In fact, one of things that I have done in an actual game was to give a player a list of imagery on a piece of paper and then begin a countdown from 30, and at 30 take the piece of paper back.  I've even tinkered with the idea of making the list on a piece of flash paper, just for a bit of extra flair.
Memory can be treacherous, and dreams and visions fade as a person wakes. Ain't that a BITCH.

2) The more concrete a prophecy is, the more misleading it should be.
I’m not saying that you should ever give information to a person with these gifts that is flatly wrong. But you should on occasion make certain that the things that they experience in a vision or prophecy are never exactly straightforward, and that the ones that APPEAR straightforward are anything but.  My suggestion to you is that the television show, “The Dead Zone” is a masterclass in this basic concept.  I am particularly reminded of the episode where there is a bank robbery and Johnny keeps seeing different versions of the same vision with someone different dying each time.  Rapidly evolving situations, with many moving pieces, may do exactly the same thing. 
Also: there is the concept of point of view being very fluid. A trusted friend pointing a weapon at you and firing may be firing on someone behind you or your point of view may be from looking in a mirror. You or someone else performing some horrible act that you’d ordinarily NEVER do, may come about as the result of a necessity that you can’t SEE right now.   Hey, the prophecy says that the Chosen One will definitely die. But it doesn’t say anything about the Chosen One STAYING DEAD. know what I mean? Good thing I had that crash cart parked nearby.
The rule of thumb to follow here is that very little in a vision is exactly what it seems to be.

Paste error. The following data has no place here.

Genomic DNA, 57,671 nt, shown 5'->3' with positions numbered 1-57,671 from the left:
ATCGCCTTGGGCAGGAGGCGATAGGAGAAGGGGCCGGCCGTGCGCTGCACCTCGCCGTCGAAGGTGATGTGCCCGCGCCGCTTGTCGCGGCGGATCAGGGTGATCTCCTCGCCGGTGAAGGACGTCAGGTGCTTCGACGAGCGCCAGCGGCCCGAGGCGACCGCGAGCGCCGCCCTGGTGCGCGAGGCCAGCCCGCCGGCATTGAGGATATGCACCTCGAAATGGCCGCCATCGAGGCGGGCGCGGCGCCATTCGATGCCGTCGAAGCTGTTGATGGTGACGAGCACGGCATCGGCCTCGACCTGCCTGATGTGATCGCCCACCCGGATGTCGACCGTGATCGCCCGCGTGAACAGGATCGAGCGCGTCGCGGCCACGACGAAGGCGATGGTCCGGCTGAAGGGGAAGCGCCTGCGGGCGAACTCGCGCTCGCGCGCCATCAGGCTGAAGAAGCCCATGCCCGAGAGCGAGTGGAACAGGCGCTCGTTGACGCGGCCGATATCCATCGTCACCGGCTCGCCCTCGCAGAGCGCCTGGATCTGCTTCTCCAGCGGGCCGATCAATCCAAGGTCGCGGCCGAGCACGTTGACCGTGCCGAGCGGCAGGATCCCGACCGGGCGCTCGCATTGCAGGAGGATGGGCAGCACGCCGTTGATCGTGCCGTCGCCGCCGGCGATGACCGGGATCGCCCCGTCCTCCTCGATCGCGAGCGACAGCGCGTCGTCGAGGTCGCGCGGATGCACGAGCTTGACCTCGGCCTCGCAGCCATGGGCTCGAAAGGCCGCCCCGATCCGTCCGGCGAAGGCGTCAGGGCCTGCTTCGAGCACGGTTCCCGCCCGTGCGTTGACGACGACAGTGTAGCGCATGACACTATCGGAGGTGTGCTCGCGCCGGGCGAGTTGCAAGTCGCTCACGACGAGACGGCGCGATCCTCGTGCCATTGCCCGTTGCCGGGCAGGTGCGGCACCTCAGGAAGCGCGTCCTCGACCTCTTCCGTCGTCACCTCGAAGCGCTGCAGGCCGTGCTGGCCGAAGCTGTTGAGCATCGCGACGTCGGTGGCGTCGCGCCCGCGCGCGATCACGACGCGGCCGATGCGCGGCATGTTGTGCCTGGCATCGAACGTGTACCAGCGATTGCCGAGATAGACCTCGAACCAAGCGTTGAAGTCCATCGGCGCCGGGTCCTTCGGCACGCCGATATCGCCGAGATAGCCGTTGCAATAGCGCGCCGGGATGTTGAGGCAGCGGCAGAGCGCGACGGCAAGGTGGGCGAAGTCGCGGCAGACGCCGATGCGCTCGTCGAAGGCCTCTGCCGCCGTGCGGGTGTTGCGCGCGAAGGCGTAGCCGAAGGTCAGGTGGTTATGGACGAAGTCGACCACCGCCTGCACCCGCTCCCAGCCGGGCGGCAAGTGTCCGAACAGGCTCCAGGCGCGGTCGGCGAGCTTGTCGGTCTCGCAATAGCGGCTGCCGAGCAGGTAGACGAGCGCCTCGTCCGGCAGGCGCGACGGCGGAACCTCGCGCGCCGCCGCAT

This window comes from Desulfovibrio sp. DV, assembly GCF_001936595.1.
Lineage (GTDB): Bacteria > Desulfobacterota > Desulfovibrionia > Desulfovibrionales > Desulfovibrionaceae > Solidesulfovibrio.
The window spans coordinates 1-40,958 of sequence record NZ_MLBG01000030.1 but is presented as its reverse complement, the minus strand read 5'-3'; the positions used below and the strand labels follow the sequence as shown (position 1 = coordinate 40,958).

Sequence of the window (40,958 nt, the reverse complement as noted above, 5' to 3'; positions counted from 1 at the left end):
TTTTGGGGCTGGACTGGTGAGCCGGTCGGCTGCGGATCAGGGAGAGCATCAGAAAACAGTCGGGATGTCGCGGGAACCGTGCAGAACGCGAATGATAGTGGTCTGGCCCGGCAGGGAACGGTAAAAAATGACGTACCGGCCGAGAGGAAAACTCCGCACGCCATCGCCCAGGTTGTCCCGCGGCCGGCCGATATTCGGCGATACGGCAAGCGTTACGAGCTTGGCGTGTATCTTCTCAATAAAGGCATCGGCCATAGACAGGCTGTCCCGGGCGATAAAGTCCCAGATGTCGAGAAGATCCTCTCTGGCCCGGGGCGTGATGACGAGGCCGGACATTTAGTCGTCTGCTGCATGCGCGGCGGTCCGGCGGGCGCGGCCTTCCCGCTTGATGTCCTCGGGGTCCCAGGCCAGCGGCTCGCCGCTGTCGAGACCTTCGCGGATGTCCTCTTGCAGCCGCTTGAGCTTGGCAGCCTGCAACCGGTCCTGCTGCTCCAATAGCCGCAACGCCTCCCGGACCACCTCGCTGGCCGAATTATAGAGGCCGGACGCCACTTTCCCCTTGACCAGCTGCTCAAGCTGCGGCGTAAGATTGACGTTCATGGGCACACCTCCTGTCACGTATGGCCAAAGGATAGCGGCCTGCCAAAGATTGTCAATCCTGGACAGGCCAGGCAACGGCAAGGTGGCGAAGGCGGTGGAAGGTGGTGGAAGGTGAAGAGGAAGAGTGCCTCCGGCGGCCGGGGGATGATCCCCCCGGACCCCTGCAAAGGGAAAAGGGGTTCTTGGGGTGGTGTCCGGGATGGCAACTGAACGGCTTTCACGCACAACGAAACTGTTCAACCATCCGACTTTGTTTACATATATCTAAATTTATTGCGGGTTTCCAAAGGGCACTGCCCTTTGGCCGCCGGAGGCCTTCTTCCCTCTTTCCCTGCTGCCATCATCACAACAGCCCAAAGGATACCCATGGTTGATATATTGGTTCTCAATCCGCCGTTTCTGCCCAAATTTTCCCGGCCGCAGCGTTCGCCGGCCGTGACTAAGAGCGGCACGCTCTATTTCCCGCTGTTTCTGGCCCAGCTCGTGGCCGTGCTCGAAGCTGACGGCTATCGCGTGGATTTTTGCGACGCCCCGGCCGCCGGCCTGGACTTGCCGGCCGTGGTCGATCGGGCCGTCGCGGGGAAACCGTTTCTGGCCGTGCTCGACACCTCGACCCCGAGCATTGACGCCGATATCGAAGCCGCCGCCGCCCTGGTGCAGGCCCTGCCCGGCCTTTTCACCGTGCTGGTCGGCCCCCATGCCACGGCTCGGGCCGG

3) Prophecies should never be Proof.
Prophets are not necessarily the sort of people that rational people ought to take seriously. I mean those people who make pronouncements to the National Enquirer don’t hit more than 50 percent of the time. Otherwise the Pentagon and Wall Street would be all over that shit. Individuals are certainly free to make their choices as they will do. But you should never allow a prophet to walk into a situation, make a dire pronouncement, and have the entire group of players turn on the dime as a result.  There are safeguards for this.
*You should probably make certain that the NPC’s either don’t believe, or think that the prophecies are politically motivated.
* You might take some effort to make objective reality look like the prophet is foolish or crazy.
* You might mention to the Prophet that he sees the following thing happening in 6 out of 10 frames.  This especially good for extremely short duration visions.  It occasionally means that the prophet will be WRONG. and may make hash out of his credibility and/or his confidence.

4) Prophecies should never be free.